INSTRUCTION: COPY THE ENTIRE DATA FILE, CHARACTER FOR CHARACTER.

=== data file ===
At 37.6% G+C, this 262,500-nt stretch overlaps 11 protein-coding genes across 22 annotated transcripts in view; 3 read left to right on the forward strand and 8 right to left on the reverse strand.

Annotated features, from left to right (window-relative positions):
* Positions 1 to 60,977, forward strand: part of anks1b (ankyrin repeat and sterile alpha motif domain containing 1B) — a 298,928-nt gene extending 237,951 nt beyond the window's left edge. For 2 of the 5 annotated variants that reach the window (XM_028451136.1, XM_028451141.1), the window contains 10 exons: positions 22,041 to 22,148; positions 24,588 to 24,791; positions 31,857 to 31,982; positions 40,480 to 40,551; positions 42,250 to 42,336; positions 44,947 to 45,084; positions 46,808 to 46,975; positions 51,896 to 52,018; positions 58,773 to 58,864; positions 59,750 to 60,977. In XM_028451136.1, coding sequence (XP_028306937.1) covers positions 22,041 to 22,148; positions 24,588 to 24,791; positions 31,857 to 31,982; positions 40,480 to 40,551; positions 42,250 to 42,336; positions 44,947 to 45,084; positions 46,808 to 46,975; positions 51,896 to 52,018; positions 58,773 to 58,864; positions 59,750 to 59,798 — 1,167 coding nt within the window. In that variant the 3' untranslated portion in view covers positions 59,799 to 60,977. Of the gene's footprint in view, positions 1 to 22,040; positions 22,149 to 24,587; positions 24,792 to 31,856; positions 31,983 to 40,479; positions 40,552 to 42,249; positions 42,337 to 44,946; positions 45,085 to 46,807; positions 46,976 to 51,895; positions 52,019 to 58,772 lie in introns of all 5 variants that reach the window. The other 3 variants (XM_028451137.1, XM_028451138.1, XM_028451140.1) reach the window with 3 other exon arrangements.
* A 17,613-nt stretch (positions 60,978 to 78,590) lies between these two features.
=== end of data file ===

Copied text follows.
At 37.6% G+C, this 262,500-nt stretch overlaps 11 protein-coding genes across 22 annotated transcripts in view; 3 read left to right on the forward strand and 8 right to left on the reverse strand.

Annotated features, from left to right (window-relative positions):
* Positions 1 to 60,977, forward strand: part of anks1b (ankyrin repeat and sterile alpha motif domain containing 1B) — a 298,928-nt gene extending 237,951 nt beyond the window's left edge. For 2 of the 5 annotated variants that reach the window (XM_028451136.1, XM_028451141.1), the window contains 10 exons: positions 22,041 to 22,148; positions 24,588 to 24,791; positions 31,857 to 31,982; positions 40,480 to 40,551; positions 42,250 to 42,336; positions 44,947 to 45,084; positions 46,808 to 46,975; positions 51,896 to 52,018; positions 58,773 to 58,864; positions 59,750 to 60,977. In XM_028451136.1, coding sequence (XP_028306937.1) covers positions 22,041 to 22,148; positions 24,588 to 24,791; positions 31,857 to 31,982; positions 40,480 to 40,551; positions 42,250 to 42,336; positions 44,947 to 45,084; positions 46,808 to 46,975; positions 51,896 to 52,018; positions 58,773 to 58,864; positions 59,750 to 59,798 — 1,167 coding nt within the window. In that variant the 3' untranslated portion in view covers positions 59,799 to 60,977. Of the gene's footprint in view, positions 1 to 22,040; positions 22,149 to 24,587; positions 24,792 to 31,856; positions 31,983 to 40,479; positions 40,552 to 42,249; positions 42,337 to 44,946; positions 45,085 to 46,807; positions 46,976 to 51,895; positions 52,019 to 58,772 lie in introns of all 5 variants that reach the window. The other 3 variants (XM_028451137.1, XM_028451138.1, XM_028451140.1) reach the window with 3 other exon arrangements.
* A 17,613-nt stretch (positions 60,978 to 78,590) lies between these two features.